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Kickstarter Beats Out the Government in Funding the Arts

Yasha Wallin

Since its inception, crowd-funding site Kickstarter has funded more than $600 million in arts projects, and $323.6 million in 2012 alone. The National Endowment for the Arts only has an annual budget of $146 million, of which only 80 percent are grants. Individual donors have long been the backbone of the art world (arts nonprofits spent $60 billion last year), the disparity in collective action supporting the arts on Kickstarter versus the government is cause for concern—and reflection.

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  • hanleybrand

    To be fair to the government, let's get a little clarification on the numbers and the processes.

    First, the money:

    "Kickstarter funded roughly $323.6 million of art-related projects if you include all design and video-related projects, which make up $200 million of the total." (WP)

    What's not clear to me is if Kickstarter distributed $323.6 million to "the arts" or collected $323.6 million. Regardless, "Kickstarter applies a 5% fee to the funds collected." Now you might think "that's better than the NEA, which is only distributing 80% of the funds they collect from the gub'mint" -- but hold on a moment.

    We need to come to the second problematic bit which is this part: "if you include all design and video-related projects which make up $200 million of the total."

    Ok, stop. Under "popular this week" and "recently funded" in the design section of kickstarter you will find "Bicycle Haunted Playing Cards," "EiMIM X, Y, and Z Pens," "Handcrafted Recycled Notebooks :: #reNote," "A custom bigfoot reward sticker for your accomplishments!," "Gift Couture Steak Wrapping Paper," etc. I realize it's somewhat up to judgement, but mine is that, frankly, I see 0 projects that would qualify for NEA funding looking around for a few minutes.

    I realize that I'm not looking at everything, but it was enough to make me comfortable when I call including "all design and video-related projects ... $200 million of the total" complete bullshit.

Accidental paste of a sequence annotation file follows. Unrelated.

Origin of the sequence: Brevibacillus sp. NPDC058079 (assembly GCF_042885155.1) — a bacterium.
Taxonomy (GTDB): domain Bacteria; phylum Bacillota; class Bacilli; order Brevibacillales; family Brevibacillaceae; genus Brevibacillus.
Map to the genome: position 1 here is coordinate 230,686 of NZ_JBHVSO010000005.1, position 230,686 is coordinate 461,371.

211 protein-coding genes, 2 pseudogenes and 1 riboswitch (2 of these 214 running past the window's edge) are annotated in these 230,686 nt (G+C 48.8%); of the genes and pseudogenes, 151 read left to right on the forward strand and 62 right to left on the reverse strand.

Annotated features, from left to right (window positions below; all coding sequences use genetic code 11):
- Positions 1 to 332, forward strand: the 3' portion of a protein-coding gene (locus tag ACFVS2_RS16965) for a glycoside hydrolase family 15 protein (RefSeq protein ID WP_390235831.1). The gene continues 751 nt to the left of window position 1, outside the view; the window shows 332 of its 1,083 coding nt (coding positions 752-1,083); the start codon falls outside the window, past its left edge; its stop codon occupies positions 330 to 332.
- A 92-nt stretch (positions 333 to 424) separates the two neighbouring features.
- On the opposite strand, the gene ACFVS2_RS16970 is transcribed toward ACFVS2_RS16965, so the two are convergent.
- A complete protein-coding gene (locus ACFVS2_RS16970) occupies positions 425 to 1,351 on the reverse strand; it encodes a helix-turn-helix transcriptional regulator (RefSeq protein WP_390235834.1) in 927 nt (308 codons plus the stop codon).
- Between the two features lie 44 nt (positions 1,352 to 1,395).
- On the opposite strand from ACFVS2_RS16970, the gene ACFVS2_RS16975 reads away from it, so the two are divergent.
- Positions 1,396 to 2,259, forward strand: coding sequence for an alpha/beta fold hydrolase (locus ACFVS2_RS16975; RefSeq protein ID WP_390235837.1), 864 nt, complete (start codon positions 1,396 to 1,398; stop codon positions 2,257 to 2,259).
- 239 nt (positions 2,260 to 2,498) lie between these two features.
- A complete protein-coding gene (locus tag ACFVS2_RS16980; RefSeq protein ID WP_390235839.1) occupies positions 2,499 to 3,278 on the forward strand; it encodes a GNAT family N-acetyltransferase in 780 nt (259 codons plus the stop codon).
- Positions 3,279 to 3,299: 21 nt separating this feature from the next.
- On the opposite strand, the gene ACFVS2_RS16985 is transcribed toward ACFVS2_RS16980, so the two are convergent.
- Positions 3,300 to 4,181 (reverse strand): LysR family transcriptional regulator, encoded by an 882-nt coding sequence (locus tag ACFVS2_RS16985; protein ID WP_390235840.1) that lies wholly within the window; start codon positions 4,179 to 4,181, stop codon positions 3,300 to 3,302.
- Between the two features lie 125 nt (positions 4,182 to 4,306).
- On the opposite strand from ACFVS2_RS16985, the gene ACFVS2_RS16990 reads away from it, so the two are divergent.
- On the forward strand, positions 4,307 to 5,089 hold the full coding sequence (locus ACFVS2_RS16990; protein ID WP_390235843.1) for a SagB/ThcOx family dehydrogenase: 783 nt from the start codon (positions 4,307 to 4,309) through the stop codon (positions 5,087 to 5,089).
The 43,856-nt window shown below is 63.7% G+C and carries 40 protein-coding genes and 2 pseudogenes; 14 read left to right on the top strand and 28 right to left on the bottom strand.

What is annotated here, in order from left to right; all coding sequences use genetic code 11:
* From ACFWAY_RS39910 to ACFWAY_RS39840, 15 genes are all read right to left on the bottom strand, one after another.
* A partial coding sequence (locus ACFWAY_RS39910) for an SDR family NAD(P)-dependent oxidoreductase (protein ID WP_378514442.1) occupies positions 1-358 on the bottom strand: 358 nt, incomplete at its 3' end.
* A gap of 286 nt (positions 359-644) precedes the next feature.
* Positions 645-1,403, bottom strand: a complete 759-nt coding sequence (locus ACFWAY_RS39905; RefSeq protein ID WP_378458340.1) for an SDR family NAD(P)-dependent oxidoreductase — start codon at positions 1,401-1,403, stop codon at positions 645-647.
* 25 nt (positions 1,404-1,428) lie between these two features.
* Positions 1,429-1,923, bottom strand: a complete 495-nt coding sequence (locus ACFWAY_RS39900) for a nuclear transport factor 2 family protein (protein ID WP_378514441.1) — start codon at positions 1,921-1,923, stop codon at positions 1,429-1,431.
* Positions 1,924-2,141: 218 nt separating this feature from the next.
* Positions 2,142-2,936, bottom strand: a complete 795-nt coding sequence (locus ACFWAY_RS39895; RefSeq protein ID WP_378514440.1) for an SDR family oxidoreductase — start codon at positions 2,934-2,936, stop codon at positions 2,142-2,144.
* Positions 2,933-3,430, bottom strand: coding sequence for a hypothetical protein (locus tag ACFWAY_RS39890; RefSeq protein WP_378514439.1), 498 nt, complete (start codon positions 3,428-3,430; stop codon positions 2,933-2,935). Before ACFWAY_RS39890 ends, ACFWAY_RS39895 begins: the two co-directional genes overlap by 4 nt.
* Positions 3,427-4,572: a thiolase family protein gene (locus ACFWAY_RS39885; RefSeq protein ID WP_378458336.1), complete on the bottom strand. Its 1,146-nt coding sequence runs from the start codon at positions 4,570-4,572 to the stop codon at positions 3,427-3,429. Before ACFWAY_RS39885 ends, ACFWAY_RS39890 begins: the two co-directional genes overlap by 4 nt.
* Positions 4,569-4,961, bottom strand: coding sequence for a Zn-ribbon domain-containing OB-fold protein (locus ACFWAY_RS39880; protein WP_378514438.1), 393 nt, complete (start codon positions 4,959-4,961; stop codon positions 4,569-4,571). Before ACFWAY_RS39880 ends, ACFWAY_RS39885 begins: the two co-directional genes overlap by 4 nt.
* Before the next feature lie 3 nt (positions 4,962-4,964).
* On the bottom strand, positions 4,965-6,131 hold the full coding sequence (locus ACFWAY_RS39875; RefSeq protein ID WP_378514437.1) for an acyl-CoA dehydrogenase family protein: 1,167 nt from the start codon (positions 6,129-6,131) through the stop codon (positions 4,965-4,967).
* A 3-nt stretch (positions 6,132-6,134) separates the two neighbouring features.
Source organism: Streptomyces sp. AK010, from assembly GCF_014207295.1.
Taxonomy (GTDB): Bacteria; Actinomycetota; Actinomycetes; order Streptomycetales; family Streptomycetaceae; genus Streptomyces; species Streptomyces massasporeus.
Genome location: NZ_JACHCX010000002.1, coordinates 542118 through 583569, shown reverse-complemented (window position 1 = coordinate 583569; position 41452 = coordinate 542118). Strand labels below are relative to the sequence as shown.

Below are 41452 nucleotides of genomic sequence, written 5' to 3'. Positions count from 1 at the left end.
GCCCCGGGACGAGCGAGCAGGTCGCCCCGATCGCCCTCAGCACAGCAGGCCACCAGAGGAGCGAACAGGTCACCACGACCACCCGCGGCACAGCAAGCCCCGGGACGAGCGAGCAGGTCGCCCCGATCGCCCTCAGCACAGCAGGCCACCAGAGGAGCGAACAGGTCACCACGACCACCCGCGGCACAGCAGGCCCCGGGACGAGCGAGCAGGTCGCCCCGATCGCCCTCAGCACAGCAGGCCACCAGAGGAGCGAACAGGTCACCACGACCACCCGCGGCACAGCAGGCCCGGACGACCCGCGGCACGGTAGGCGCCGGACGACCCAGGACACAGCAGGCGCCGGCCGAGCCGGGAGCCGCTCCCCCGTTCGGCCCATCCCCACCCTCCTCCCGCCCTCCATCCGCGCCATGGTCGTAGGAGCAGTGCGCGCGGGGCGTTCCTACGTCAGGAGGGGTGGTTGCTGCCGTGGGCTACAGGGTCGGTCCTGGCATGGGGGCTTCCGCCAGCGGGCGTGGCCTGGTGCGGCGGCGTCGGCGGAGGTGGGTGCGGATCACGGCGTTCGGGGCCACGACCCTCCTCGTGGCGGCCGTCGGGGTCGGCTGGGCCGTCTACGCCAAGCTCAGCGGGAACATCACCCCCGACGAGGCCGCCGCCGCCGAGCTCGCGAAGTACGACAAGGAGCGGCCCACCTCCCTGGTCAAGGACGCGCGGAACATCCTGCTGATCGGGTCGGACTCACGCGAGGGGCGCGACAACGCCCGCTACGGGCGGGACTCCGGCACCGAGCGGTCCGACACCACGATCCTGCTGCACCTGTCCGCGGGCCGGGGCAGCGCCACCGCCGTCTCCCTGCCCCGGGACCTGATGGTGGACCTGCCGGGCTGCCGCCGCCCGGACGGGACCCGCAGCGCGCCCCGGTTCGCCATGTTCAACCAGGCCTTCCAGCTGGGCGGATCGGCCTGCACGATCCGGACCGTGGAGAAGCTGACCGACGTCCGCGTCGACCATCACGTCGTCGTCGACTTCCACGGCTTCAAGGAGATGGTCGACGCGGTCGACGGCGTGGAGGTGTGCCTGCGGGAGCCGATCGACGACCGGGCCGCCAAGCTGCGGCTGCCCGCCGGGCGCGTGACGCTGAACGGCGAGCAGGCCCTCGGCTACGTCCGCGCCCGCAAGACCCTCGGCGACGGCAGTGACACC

So in my mind we're down to kickstarter supplying either $123.6 million or $117.42 million to the arts, either way they're only on equal footing more or less with the NEA.

    So now let's look at what Kickstarter does for the arts.

    1) An artist can start a Kickstarter thing and try to raise money. All marketing for the kickstarter is up to the artist -- they'll only get on the "featured project" list when it's already successful, unless someone on the staff is really impressed by their project.

    2) If successful, Kickstarter cuts them a check for 90-93% of the money they collected. By the way, if they don't have a tax-exempt non-profit set up that is legally collecting that money, it's income according to the government. So an individual artist only ends up seeing maybe 66%-75% of the money they get from Kickstarter, which is already down up to 10%. (so if you raise $1,000 you get around $900 after kickstarter & amazon processing fees

    3) Kickstarter does nothing else for you. The artist does everything but the payment processing, basically.

    To contrast, go have a look at ... I'll wait.

    Oh snap, it looks like the NEA is doing a little more for the arts than handing out grants. They do all that other stuff with the other 20% of their money.

    So let's be honest: The NEA actually wins this contest.

    Also, the NEA isn't really how the arts get funded in the US:

    Disclosures: No, I do not work for the NEA, nor have I ever applied for or received a grant from them. I have met Alyce Myatt (Director of Media Arts, NEA) at a conference, and she was a perfectly lovely human being who was clearly committed to and engaged with the NEA's mission. I've never met anyone from kickstarter, but I don't hold that against them and I assume that they at least appreciate art -- I'm just not handing them a medal for doing anything particularly special for the arts just because some art projects got funded through them.

    • Yasha Wallin

      Thanks for the insight. I definitely see your point, on the financial side, however I actually think Kickstarter does a lot for artists in terms of exposure. For instance at GOOD we have an entire series dedicated to highlighting interesting crowdfunding projects: And I also disagree that there are no interesting art projects on the site. I've personally funded dozens that I truly believe in. Here's one great example:

    • Andrew Volk

      I see your point with the wide range of what is considered "art" on Kickstarter. However, I think you're overlooking the power of the platform that Kickstarter offers to artists. Getting your proposal for funding in front of thousands of people on Kickstarter can be highly successful if done correctly and with great determination.